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Achievement motivation in real contexts

Elliott, J.; Hufton, N.


N. Hufton


L. Smith

C. Rogers

P. Tomlinson


This paper draws upon changing circumstances in Russia to raise a series of questions about the meaningfulness of much current work in the field of achievement motivation. Russian children of the former Soviet Union have traditionally been described as highly motivated students whose levels of achievement often exceeded those of Western countries such as England and the USA. Despite the massive social and economic disruption that followed in the 1990s, it appeared that this commitment was largely maintained. More recently, however, there are increasing signs of educational polarization, alienation and evidence of a more visible underclass for whom education appears to have little value. The paper discusses some major influences in the lives of Russian children that appear to be resulting in decreased achievement motivation and performance. In so doing, it raises larger questions about the capacity of current achievement motivation theory and methodology to provde rich and meaningful understandings about those factors that lead individuals, communities, cultures and nations to commit to academic study.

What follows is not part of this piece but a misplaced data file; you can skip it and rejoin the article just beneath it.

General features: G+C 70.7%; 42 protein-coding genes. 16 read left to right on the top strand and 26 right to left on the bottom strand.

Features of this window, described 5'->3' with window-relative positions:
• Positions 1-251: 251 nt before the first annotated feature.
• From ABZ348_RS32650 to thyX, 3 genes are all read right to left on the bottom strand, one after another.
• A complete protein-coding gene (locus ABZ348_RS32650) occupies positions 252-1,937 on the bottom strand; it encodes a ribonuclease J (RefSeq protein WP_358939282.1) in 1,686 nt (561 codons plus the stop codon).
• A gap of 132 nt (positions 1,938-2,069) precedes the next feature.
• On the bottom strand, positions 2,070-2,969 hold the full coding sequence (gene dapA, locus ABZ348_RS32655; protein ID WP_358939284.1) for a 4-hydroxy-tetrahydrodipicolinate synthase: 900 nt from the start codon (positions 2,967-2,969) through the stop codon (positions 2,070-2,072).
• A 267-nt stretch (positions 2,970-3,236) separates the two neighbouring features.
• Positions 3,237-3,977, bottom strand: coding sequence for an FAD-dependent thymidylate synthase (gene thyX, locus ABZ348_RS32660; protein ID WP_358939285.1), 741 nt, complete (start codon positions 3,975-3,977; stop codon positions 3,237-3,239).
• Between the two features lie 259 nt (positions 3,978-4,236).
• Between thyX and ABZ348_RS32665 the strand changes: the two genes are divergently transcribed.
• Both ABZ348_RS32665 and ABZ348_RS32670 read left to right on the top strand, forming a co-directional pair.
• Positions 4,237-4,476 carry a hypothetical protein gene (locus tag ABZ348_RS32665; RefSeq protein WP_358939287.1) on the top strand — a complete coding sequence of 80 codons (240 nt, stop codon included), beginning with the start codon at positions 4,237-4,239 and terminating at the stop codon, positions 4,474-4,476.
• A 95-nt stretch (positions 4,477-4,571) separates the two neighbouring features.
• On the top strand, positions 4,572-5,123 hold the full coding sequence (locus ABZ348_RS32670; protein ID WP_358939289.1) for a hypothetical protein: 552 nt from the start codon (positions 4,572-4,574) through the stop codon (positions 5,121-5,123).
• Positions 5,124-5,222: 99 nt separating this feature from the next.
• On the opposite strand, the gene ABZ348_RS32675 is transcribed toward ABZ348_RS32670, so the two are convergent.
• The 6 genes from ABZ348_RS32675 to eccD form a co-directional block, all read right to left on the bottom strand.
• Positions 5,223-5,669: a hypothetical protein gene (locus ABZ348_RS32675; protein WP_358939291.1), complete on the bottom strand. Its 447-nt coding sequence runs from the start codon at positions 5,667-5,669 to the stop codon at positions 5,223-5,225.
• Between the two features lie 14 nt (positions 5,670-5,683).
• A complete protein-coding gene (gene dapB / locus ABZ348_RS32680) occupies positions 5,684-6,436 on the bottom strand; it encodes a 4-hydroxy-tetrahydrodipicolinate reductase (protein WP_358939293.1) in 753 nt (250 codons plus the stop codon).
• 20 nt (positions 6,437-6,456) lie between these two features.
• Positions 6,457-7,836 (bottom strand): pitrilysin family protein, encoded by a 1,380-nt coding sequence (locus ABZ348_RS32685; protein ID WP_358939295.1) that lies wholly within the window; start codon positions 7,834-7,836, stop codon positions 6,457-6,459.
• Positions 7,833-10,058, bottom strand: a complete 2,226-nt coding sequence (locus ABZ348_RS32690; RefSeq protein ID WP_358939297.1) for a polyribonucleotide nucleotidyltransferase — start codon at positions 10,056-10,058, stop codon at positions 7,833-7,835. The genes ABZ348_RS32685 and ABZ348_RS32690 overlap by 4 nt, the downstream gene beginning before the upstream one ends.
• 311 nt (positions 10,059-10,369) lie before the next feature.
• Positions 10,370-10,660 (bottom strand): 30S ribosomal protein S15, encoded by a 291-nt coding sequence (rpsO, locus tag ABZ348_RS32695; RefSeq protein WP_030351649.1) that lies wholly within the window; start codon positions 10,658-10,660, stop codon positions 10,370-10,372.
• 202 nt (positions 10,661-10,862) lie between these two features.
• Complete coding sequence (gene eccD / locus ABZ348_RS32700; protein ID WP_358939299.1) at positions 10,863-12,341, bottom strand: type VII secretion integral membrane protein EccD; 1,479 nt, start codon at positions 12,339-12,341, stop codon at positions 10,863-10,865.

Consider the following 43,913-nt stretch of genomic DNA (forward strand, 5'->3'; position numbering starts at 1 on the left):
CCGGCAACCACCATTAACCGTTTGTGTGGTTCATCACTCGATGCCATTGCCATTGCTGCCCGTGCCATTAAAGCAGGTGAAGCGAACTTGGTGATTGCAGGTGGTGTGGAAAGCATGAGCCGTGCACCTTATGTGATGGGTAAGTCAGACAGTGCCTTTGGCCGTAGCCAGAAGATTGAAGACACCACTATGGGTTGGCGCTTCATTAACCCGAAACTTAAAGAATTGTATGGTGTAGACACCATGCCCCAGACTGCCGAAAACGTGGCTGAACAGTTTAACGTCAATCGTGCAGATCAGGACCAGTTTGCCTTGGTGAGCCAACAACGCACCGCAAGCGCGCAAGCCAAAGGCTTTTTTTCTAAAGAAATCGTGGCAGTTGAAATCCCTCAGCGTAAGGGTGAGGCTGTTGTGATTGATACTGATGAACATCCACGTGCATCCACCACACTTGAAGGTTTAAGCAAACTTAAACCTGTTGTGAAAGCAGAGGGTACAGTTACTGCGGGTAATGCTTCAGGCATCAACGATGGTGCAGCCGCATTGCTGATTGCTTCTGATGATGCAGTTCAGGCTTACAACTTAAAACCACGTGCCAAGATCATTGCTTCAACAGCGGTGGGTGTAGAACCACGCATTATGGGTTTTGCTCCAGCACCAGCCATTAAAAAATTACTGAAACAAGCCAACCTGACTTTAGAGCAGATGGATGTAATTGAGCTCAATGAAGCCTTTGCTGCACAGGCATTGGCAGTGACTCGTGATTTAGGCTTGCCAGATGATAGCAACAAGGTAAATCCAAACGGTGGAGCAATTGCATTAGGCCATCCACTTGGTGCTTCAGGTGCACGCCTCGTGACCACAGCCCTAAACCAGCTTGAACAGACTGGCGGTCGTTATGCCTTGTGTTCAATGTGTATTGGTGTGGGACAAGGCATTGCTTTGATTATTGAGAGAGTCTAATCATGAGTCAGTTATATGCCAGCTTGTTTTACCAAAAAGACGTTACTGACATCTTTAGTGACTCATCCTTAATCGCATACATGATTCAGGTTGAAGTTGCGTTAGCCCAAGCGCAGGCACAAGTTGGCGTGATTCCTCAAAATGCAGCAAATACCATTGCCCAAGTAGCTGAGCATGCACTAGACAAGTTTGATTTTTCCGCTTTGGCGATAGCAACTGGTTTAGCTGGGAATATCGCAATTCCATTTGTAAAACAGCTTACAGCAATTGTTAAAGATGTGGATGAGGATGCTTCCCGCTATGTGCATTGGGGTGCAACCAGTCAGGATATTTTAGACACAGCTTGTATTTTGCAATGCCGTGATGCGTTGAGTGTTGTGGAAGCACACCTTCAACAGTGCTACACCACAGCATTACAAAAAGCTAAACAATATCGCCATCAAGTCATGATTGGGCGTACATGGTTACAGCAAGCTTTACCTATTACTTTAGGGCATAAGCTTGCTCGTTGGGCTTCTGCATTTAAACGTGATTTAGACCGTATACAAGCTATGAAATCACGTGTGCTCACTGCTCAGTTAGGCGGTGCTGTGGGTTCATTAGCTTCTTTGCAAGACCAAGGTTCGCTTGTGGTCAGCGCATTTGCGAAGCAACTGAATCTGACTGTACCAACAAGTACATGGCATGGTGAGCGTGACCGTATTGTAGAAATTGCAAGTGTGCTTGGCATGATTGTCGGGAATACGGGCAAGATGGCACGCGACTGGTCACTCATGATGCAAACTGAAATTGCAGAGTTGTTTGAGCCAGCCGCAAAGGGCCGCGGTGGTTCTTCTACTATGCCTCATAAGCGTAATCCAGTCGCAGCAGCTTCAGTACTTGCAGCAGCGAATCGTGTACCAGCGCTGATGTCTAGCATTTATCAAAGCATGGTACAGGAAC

Elliott, J., & Hufton, N. (2003). Achievement motivation in real contexts

Journal Article Type Article
Publication Date 2003-01
Deposit Date Feb 12, 2007
Peer Reviewed Peer Reviewed
Pages 155-172
Publisher URL